In Illinois and Utah, State Farm uses a wireless system that captures even more data, including mileage, acceleration, braking, speed of turns, time of day the car is driven, and speeding over 80 miles per hour. The device also tracks location of cars to make sure customers are garaging cars in the area listed on their applications.
State Farm says it doesn’t receive driver’s exact coordinates, only enough data to place drivers within 40 square miles. Theoretically, drivers can qualify for up to 50 percent discount, but 10 percent is average, a spokesman said.
In New Hampshire, Kristine Bell, an agent at Portsmouth Atlantic Insurance in Portsmouth, said a few dozen customers at her company have signed up for Progressive's monitoring device, but the program hasn’t been widely accepted yet.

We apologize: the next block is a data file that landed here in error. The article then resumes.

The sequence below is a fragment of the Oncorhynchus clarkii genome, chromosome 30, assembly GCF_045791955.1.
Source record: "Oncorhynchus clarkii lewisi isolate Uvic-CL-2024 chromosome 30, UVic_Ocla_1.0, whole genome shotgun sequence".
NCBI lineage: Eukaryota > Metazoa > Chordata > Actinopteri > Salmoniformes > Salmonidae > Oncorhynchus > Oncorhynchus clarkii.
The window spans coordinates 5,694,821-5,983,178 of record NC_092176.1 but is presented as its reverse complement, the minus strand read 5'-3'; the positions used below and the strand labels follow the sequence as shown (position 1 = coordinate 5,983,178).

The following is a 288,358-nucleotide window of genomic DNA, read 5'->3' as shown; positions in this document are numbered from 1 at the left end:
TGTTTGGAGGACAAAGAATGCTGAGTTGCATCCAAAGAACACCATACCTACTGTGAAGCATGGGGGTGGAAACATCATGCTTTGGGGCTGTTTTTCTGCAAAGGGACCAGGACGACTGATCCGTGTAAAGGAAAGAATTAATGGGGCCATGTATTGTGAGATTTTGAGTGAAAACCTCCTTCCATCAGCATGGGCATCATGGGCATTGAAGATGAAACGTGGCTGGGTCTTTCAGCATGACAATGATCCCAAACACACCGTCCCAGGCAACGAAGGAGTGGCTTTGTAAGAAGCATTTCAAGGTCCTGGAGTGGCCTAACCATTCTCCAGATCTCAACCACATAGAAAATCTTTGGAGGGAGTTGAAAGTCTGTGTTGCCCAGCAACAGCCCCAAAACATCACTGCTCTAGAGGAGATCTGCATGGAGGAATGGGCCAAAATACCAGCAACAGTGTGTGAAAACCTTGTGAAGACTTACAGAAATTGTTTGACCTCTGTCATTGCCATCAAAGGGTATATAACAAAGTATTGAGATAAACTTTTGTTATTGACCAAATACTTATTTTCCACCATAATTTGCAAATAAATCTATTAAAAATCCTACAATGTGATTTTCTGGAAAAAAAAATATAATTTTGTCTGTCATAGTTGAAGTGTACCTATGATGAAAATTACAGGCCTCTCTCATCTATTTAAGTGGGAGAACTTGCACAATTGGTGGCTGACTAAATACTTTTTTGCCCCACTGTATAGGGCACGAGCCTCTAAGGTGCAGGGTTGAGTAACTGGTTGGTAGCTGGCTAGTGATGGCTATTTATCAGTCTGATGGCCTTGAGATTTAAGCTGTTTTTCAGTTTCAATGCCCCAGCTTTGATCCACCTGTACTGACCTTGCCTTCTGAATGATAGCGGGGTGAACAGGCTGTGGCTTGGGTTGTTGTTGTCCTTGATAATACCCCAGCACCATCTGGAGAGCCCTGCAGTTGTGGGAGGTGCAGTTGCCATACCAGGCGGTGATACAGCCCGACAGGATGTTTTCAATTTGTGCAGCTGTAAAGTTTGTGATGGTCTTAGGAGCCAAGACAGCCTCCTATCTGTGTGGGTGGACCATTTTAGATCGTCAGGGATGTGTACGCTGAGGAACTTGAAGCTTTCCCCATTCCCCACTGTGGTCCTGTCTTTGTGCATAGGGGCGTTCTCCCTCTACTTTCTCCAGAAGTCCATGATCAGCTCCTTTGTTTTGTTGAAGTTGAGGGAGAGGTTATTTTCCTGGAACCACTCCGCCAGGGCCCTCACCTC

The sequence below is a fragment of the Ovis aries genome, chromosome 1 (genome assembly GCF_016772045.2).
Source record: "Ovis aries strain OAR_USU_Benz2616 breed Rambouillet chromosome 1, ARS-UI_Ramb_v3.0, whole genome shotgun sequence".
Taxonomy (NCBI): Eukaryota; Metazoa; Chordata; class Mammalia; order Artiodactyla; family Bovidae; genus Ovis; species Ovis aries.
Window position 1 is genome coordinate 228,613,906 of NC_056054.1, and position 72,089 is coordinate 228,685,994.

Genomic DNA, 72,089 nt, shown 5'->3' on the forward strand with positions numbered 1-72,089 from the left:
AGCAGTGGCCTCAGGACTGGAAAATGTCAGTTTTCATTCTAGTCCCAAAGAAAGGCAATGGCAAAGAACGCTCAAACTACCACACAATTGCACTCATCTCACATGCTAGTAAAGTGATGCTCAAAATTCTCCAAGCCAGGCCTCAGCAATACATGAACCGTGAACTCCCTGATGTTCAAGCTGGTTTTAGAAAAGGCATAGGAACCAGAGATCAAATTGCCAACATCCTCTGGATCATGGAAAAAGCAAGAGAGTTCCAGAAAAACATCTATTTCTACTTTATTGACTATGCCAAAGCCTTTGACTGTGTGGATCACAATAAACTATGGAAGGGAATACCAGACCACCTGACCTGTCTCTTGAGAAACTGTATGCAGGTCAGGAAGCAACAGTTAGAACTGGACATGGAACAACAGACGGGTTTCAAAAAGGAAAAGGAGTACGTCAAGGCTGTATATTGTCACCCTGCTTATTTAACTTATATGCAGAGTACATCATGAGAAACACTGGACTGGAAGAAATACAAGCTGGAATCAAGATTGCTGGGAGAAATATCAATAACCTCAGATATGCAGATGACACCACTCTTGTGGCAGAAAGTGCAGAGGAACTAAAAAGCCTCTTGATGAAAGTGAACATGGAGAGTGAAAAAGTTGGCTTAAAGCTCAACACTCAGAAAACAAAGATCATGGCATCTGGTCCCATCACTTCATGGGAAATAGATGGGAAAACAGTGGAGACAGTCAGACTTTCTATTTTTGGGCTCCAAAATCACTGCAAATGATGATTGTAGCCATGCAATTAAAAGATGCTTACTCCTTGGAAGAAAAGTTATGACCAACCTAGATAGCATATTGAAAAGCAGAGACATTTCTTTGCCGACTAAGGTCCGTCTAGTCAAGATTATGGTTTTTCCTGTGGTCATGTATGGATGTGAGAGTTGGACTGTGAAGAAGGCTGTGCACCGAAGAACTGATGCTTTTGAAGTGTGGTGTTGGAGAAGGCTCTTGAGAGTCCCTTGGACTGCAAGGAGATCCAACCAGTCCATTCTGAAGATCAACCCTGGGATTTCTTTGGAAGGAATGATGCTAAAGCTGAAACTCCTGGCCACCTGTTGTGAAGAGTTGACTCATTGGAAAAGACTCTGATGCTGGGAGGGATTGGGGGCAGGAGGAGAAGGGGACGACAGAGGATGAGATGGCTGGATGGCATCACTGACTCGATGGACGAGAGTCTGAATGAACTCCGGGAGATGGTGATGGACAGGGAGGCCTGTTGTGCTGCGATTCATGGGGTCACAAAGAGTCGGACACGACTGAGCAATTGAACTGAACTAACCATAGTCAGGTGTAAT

Still, Bell said she decided to try the device herself four months ago because, as a driver in her 20s, she faced higher auto rates. So far, Bell said she’s earned a 9 percent discount, largely because she doesn’t drive much.
“I figured it was worth a shot,” said Bell. “Something is better than nothing.”